Yield Management: Theory & Practice at NIGA 2018
Tangam attended NIGA’s Annual Indian Gaming Tradeshow and Convention a few weeks ago in Las Vegas. The event had over 60 sessions with 13 different educational tracks ranging from emerging gaming, regulation, security, and more. Tangam’s SVP of Operations and Casino Strategy, Ari Mizrachi, presented a session entitled, Yield Management: Theory & Practice, in the Casino Operations track.
The focus of this session was to explain the building blocks of yield management and how it can improve an operator’s table games followed by real-life examples and answers to frequently asked questions on how operators can optimize their approach.
The session started with an introduction to yield management for tables. In a nutshell, it’s providing the right product, in the right quantities, at the right price, at the right time. Ari provides a ‘day in the life of a casino’ example with varying types of customers and some insight into their needs/wants.
Introduction to Yield Management
How does Table Games Fit into your Strategy?
The session aims to answer the question, how does yielding fit into your strategy? Ari discusses how yielding is an iterative process that requires collaboration across multiple functions. In order to yield, four components are required: data collection, creating a strategy, executing that strategy and adapting. Then the process loops back to data collection.
The Importance of Data Collection
To create a strategy, Ari discusses five components that need to be considered: game mix/floor allocation, player demand segmentation, player demand forecasting, number of deal shift starts and cycle time. All of this data is available to an operator and as the chart below shows, the type of yielding strategy an operator has based on how they’re managing these five components.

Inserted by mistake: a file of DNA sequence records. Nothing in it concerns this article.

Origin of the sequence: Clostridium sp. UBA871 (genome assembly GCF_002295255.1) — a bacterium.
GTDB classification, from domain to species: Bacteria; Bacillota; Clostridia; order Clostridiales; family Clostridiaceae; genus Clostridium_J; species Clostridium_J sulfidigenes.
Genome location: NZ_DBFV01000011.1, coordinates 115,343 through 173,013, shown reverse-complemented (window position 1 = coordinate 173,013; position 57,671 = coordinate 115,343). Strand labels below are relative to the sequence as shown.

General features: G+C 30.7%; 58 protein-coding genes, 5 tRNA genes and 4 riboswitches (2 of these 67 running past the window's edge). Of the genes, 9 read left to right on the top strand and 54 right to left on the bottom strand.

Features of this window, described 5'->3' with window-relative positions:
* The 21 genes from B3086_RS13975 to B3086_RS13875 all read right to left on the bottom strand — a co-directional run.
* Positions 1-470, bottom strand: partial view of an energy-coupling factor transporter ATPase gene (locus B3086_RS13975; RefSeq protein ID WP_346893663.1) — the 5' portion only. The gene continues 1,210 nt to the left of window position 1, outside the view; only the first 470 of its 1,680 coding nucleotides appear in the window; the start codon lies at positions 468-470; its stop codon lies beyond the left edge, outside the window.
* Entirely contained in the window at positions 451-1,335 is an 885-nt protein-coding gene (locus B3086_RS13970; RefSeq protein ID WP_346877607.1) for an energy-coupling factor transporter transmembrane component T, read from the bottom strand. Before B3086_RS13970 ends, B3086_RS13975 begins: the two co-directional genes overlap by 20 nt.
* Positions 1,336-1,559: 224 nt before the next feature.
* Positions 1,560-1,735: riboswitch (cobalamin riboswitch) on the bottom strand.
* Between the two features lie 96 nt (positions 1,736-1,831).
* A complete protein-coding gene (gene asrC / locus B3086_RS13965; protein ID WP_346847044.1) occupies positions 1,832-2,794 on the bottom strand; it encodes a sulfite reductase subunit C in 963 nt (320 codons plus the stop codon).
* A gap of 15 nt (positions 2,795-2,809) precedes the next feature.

Once a strategy is in place, an operator can control five levers to increase profits:
- Table capacity - how many tables should you have? Are you servicing your demand? Is there a better game mix based on operational and financial data?
- House edge - offering side bets and progressives, rule variations i.e. non-commission vs traditional baccarat
- Table open hours - Player demand segmentation and optimize dealer shifts; multiple dealer shifts
- Table pricing - usually done by Pit Managers, however, they can supervise up to 50-60 tables in some casinos. Do they have the tools they need to succeed?
- Game pace - what is the ideal game pace for the game type and table minimum? Do the dealers need to be trained better? Dynamic vs static pricing.
The last part of the iterative yielding process is adapting. Demand can change suddenly and making changes in real-time is crucial. Depending on the strategy, a casino can adapt to changes in real-time very differently (or not at all).
By having a yielding strategy, operators can focus on the right questions about player experience, resource allocation and profits i.e. “are we yielding in a way that is consistent with our players’ expectations?” This is key to being able to provide the right product, in the right quantity, at the right price, at the right time.To demonstrate how a yielding strategy and data analysis can impact table games, Ari reviews an illustrative blackjack example and shows the results when he implements all of the components mentioned above.
- Yielding is having the right product in right quantities at the right price at the right time
- To yield effectively, it requires attention from a large number of people who are already short on time as it’s a complex process
- By having a yielding strategy, it focuses attention on the right questions but without a specialized software getting an organization to execute effectively is a challenge
For all of the videos from this session, check out Tangam’s video page. If you would like to learn more about yielding management, check out some of Tangam’s available resources such as the blog and Tangam Academy.